Janett: I believe there are historical reasons. Tech was always a thing on the side but these days it now affects our lives much more than in the past, so maybe we’re a bit behind in this respect. We need to start thinking about rules and laws here.
Tiffany: Another reason is also that different user testing is targeted towards different user groups. There are no rules that can apply to all and that’s why it’s quite difficult to have rules and laws for user studies in tech. User groups, purpose, evaluation methods, etc all vary depending on your target group. In academic research, in terms of ethics, we need ethical approval from the university before any user study is done. Research papers only get accepted to conferences and published in journals when they meet a certain standard regarding user testing. So there are already some mechanisms.
There are no rules that can apply to all and that’s why it’s quite difficult to have rules and laws for user studies in tech.
Lisa: As a master’s student, I attended a top-tier conference in user interface and software technology. I was astonished to see that many papers were presented with user studies that had a relatively small number of participants and were very non-diverse, e.g. 11 students participated from which 10 were male. How do you explain this?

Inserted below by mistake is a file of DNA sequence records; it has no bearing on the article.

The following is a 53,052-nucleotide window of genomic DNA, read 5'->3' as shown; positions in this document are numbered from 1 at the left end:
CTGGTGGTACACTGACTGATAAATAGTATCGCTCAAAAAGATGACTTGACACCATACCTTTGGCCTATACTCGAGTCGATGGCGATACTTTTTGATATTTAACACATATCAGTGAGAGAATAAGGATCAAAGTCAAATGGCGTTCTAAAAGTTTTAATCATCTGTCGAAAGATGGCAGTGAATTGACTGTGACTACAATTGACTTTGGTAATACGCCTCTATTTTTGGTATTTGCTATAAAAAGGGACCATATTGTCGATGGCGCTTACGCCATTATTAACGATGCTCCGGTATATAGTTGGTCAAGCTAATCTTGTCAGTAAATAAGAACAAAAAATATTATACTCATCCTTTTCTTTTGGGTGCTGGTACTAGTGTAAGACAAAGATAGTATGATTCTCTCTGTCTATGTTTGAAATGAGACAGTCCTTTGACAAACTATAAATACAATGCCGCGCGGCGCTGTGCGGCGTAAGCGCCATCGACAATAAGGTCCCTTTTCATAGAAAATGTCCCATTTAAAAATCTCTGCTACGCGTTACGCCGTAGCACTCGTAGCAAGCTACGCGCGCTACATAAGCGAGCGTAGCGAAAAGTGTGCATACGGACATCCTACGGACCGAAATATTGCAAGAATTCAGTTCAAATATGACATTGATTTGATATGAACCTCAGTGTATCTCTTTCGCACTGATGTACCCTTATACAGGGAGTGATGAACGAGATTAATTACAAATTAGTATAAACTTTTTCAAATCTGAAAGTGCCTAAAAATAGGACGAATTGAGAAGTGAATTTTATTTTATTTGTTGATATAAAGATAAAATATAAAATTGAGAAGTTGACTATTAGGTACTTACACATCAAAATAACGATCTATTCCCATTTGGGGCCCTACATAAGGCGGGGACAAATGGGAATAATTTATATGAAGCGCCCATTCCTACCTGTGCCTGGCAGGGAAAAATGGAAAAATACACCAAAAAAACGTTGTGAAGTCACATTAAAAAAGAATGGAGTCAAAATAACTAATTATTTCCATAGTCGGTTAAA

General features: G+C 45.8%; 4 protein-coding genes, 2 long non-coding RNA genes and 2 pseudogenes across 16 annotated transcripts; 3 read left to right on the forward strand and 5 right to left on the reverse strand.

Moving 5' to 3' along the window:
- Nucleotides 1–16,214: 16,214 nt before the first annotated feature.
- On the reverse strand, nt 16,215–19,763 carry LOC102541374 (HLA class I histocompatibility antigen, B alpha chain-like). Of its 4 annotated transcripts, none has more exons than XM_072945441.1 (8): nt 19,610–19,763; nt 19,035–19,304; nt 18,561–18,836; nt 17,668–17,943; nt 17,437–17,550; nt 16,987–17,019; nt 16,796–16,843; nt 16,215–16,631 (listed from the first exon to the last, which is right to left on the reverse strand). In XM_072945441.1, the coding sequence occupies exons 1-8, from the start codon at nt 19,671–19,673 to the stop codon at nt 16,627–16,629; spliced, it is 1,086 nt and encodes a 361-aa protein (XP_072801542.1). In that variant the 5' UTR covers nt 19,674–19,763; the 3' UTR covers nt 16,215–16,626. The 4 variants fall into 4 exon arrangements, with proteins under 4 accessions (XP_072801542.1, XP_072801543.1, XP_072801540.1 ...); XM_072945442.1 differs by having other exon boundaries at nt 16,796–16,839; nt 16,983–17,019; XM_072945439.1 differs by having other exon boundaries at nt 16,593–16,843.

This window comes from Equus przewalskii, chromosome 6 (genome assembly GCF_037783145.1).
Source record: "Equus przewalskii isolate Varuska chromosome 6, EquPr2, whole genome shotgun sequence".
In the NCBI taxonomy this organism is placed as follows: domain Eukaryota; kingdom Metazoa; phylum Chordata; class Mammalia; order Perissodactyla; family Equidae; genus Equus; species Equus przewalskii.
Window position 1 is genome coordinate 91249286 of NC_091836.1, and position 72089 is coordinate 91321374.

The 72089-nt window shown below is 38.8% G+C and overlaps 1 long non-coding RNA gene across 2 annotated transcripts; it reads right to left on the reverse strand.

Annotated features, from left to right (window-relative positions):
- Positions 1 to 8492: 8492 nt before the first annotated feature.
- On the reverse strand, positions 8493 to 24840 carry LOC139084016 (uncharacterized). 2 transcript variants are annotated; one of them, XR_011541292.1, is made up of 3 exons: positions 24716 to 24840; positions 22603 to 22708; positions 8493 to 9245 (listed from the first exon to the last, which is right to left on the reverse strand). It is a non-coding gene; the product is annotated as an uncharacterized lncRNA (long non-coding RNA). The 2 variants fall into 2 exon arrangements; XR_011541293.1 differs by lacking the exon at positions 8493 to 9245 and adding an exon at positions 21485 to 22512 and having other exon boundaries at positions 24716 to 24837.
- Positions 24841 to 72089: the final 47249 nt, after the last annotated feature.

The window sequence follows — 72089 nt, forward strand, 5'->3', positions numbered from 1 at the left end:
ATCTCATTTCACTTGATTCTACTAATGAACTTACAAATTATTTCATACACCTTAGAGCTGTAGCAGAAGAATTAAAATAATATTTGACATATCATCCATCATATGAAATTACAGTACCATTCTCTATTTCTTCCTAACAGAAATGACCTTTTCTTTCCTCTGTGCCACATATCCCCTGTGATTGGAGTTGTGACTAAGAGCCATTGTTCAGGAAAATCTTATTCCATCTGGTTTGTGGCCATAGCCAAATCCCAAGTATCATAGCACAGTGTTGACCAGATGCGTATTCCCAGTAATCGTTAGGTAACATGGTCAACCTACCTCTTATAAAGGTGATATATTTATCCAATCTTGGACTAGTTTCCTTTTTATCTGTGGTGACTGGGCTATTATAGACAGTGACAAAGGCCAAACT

Tiffany: The recruitment pool is a very important limitation. Many recruitment pools at universities tend to always be the same type of focused group (same backgrounds etc.). This limits the potential for user studies and should be avoided by the researcher. I always try to obtain at least 30 participants per study, but it’s not always easy.
I recently did a study where I needed tourists as a user group to test eye-tracking and speech recognition interfaces. As I did my study in the lab here in Zurich, most participants were German-speaking. This had an impact on the results of the study, the user group was not diverse enough in regards to languages. However, I am limited by the location, and it is much harder to find participants that are not native German speakers around here.